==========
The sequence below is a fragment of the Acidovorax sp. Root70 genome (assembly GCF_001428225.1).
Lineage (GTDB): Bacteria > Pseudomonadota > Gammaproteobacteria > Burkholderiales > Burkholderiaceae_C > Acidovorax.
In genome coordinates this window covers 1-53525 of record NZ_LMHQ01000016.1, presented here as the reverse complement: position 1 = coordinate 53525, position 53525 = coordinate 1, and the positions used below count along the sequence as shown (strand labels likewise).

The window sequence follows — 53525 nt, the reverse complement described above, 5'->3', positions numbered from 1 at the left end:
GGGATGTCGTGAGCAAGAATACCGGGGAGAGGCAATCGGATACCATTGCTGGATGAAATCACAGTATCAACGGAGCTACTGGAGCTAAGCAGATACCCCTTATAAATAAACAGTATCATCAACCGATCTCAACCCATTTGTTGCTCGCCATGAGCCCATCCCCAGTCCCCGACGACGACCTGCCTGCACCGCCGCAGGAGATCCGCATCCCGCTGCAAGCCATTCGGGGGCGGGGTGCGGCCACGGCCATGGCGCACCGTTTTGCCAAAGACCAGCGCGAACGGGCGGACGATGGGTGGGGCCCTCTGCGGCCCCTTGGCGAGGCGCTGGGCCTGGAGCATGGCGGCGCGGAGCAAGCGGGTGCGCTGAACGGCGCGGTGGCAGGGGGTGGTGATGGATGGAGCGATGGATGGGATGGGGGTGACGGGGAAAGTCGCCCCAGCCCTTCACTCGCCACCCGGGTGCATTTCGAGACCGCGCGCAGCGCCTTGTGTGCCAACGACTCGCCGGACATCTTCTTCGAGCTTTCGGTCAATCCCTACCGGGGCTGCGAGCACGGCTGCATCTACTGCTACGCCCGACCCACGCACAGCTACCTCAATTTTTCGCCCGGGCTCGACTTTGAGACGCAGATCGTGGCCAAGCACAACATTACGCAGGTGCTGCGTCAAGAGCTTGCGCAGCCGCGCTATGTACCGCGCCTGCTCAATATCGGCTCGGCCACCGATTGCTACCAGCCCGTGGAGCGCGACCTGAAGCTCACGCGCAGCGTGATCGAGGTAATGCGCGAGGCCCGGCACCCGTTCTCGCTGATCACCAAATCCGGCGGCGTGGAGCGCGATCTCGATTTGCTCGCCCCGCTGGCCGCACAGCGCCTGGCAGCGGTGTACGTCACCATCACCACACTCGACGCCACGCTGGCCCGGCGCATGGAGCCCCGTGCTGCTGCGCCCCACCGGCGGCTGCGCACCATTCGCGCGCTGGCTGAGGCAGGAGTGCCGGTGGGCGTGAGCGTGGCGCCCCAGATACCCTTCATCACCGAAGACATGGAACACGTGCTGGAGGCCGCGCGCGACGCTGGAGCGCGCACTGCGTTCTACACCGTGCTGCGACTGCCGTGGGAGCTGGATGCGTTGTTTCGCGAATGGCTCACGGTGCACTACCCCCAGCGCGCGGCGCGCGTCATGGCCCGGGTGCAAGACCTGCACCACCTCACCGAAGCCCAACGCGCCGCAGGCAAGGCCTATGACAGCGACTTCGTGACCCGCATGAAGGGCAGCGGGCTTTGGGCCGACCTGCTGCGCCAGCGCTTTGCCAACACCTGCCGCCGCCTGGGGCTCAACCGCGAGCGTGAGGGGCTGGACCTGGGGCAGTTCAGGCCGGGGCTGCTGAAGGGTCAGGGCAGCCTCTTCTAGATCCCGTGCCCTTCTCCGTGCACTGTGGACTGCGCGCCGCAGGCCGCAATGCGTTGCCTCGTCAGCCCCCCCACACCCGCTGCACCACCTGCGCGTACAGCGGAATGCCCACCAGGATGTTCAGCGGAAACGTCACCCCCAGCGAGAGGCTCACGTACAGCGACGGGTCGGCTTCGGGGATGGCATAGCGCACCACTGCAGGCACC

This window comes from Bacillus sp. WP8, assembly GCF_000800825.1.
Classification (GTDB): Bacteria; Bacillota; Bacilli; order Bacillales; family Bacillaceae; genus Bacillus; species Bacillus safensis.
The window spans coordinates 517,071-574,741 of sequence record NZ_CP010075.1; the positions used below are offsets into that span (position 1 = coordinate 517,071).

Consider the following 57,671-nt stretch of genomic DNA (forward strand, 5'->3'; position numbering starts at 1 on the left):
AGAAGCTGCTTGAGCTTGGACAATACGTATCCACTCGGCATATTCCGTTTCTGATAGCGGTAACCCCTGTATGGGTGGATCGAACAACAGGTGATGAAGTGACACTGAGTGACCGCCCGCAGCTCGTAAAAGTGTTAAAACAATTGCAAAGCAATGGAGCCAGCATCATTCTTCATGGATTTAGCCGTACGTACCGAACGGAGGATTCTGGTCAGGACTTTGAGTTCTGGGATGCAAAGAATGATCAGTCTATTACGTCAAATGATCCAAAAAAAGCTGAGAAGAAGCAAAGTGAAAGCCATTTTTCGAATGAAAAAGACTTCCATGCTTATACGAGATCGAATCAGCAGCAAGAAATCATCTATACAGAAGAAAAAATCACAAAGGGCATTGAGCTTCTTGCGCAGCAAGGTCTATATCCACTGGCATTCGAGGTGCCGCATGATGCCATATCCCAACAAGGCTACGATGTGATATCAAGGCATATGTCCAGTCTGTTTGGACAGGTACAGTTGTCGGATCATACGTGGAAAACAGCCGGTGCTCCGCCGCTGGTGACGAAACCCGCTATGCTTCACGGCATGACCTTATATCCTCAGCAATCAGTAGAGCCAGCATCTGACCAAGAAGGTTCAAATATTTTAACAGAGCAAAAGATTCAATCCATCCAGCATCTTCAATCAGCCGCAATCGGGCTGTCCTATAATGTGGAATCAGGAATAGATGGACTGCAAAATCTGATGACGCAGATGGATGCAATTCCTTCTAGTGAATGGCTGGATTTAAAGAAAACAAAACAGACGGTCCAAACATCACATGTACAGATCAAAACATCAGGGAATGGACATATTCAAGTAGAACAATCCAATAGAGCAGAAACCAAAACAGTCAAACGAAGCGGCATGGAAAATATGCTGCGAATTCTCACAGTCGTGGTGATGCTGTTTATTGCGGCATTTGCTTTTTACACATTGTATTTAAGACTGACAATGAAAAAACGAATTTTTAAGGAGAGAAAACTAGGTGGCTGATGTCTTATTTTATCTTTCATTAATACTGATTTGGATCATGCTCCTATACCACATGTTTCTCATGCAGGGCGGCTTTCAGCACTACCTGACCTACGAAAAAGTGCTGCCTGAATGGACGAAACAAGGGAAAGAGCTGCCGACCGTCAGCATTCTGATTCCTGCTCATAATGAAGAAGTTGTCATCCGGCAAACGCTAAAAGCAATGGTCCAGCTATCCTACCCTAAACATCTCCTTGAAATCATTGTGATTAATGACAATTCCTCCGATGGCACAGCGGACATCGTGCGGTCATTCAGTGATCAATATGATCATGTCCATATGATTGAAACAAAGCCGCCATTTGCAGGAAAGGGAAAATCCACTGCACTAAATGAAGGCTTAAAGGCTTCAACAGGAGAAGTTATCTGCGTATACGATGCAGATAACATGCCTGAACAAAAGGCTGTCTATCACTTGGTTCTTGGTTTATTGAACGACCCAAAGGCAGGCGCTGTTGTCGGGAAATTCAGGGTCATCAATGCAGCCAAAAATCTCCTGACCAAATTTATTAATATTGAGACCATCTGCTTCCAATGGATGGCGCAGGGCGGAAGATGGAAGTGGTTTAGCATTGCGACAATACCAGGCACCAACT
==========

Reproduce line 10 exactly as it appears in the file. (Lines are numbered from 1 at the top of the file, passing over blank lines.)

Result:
AGAAGCTGCTTGAGCTTGGACAATACGTATCCACTCGGCATATTCCGTTTCTGATAGCGGTAACCCCTGTATGGGTGGATCGAACAACAGGTGATGAAGTGACACTGAGTGACCGCCCGCAGCTCGTAAAAGTGTTAAAACAATTGCAAAGCAATGGAGCCAGCATCATTCTTCATGGATTTAGCCGTACGTACCGAACGGAGGATTCTGGTCAGGACTTTGAGTTCTGGGATGCAAAGAATGATCAGTCTATTACGTCAAATGATCCAAAAAAAGCTGAGAAGAAGCAAAGTGAAAGCCATTTTTCGAATGAAAAAGACTTCCATGCTTATACGAGATCGAATCAGCAGCAAGAAATCATCTATACAGAAGAAAAAATCACAAAGGGCATTGAGCTTCTTGCGCAGCAAGGTCTATATCCACTGGCATTCGAGGTGCCGCATGATGCCATATCCCAACAAGGCTACGATGTGATATCAAGGCATATGTCCAGTCTGTTTGGACAGGTACAGTTGTCGGATCATACGTGGAAAACAGCCGGTGCTCCGCCGCTGGTGACGAAACCCGCTATGCTTCACGGCATGACCTTATATCCTCAGCAATCAGTAGAGCCAGCATCTGACCAAGAAGGTTCAAATATTTTAACAGAGCAAAAGATTCAATCCATCCAGCATCTTCAATCAGCCGCAATCGGGCTGTCCTATAATGTGGAATCAGGAATAGATGGACTGCAAAATCTGATGACGCAGATGGATGCAATTCCTTCTAGTGAATGGCTGGATTTAAAGAAAACAAAACAGACGGTCCAAACATCACATGTACAGATCAAAACATCAGGGAATGGACATATTCAAGTAGAACAATCCAATAGAGCAGAAACCAAAACAGTCAAACGAAGCGGCATGGAAAATATGCTGCGAATTCTCACAGTCGTGGTGATGCTGTTTATTGCGGCATTTGCTTTTTACACATTGTATTTAAGACTGACAATGAAAAAACGAATTTTTAAGGAGAGAAAACTAGGTGGCTGATGTCTTATTTTATCTTTCATTAATACTGATTTGGATCATGCTCCTATACCACATGTTTCTCATGCAGGGCGGCTTTCAGCACTACCTGACCTACGAAAAAGTGCTGCCTGAATGGACGAAACAAGGGAAAGAGCTGCCGACCGTCAGCATTCTGATTCCTGCTCATAATGAAGAAGTTGTCATCCGGCAAACGCTAAAAGCAATGGTCCAGCTATCCTACCCTAAACATCTCCTTGAAATCATTGTGATTAATGACAATTCCTCCGATGGCACAGCGGACATCGTGCGGTCATTCAGTGATCAATATGATCATGTCCATATGATTGAAACAAAGCCGCCATTTGCAGGAAAGGGAAAATCCACTGCACTAAATGAAGGCTTAAAGGCTTCAACAGGAGAAGTTATCTGCGTATACGATGCAGATAACATGCCTGAACAAAAGGCTGTCTATCACTTGGTTCTTGGTTTATTGAACGACCCAAAGGCAGGCGCTGTTGTCGGGAAATTCAGGGTCATCAATGCAGCCAAAAATCTCCTGACCAAATTTATTAATATTGAGACCATCTGCTTCCAATGGATGGCGCAGGGCGGAAGATGGAAGTGGTTTAGCATTGCGACAATACCAGGCACCAACT